Santiago City is a 1st class independent component city of Isabela Province in Cagayan Valley Region.
Profile of Santiago City (Geography)
Location –> Isabela Province, Cagayan Valley Region, Northern Luzon, Philippines (See map below)
*Distance from Manila –> 358 Kilometers to the north
Neighboring Towns –> Ramon, San Isidro, Echague, Jones, and Cordon
Area –> 255.50 km2 (98.65 sq mi)
Population –> 134,830 (2015 Census)
Terrain –> Flat with mountains on the western side
Industries –> Agriculture, Trading, Tourism
Major Products –> Rice, Vegetables, Poultry, Handicraft, Home-made Food Items
People/Language –> Ilocanos, Ifugaos, Gaddangs, Ibanags, Tagalog, English
No. of Barangays –> 37
Revenue (2016) –> 1,285,450,458.16
City Government Officials
Go here to see the elected government officials of Santiago City.
Santiago was a village originally called Carig from the Carig River now Diadi River that runs nearby. On May 4, 1743, Spanish missionaries founded a settlement which they called Pueblo Santiago Apostol de Carig in honor of Saint James the Apostle. It was only in the 1950s that the name was shortened to just Santiago.
Before the Villa Verde Trail that connected Cagayan Valley to Central Luzon was built, most goods sold in the locality came from nearby Echague which is located along the shores of the mighty Cagayan River, the main transport route of boats coming all the way from Aparri, Cagayan Province. When the trail was built, Santiago became the focal point of trade and its growth was faster than Echague and other towns of Isabela.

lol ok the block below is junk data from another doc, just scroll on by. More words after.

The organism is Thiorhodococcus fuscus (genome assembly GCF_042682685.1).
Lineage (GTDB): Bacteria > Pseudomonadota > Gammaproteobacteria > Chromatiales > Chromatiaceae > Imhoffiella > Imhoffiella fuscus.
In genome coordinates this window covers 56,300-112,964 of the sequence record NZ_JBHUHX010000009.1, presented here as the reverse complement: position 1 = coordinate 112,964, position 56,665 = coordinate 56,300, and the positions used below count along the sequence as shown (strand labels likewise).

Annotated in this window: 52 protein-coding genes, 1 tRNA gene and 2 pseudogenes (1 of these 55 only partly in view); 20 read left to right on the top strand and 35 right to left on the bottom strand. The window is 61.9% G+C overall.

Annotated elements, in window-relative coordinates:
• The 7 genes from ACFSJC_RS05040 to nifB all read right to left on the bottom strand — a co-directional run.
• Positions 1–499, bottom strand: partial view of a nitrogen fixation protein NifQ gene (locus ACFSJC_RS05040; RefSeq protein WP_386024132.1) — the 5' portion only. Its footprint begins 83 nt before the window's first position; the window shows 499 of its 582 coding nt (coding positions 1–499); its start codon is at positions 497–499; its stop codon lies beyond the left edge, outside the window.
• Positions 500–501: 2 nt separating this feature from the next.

Santiago was converted into a city after Republic Act 7720 was approved in a plebiscite held on May 5, 1994, becoming the first city in Cagayan Valley.
Famous People from Santiago City
Joseph S. Tan – Mayor
Alvin N. Abaya – Vice Mayor
Amelita Navarro – Former Mayor
Jose “Pempe” C. Miranda – Former Mayor
Heherson Turingan Alvarez – Former senator and Secretary of Environment and Natural Resources
Karina Bautista – Pinoy Big Brother Big-4
Economy, Business and Investment
Agriculture is the main economic driver of the city but more and more people are engaged in trading and other services. Industrial activities are limited to rice mills, small scale furniture production and repair, manufacturing of tricycles, automotive repair, bread making, tailoring and handicraft making.
Rice, corn, vegetables, and root crops are the main agricultural products.
The city is home to some branches of Manila-based malls and real estate companies.
Balay na Santiago – a museum featuring the history of Santiago City and Isabela Province
St. James Church
Apolinario Mabini Shrine
Chapel of Transfiguration
Via Crusis – a favorite destination during Holy week
Map of Santiago City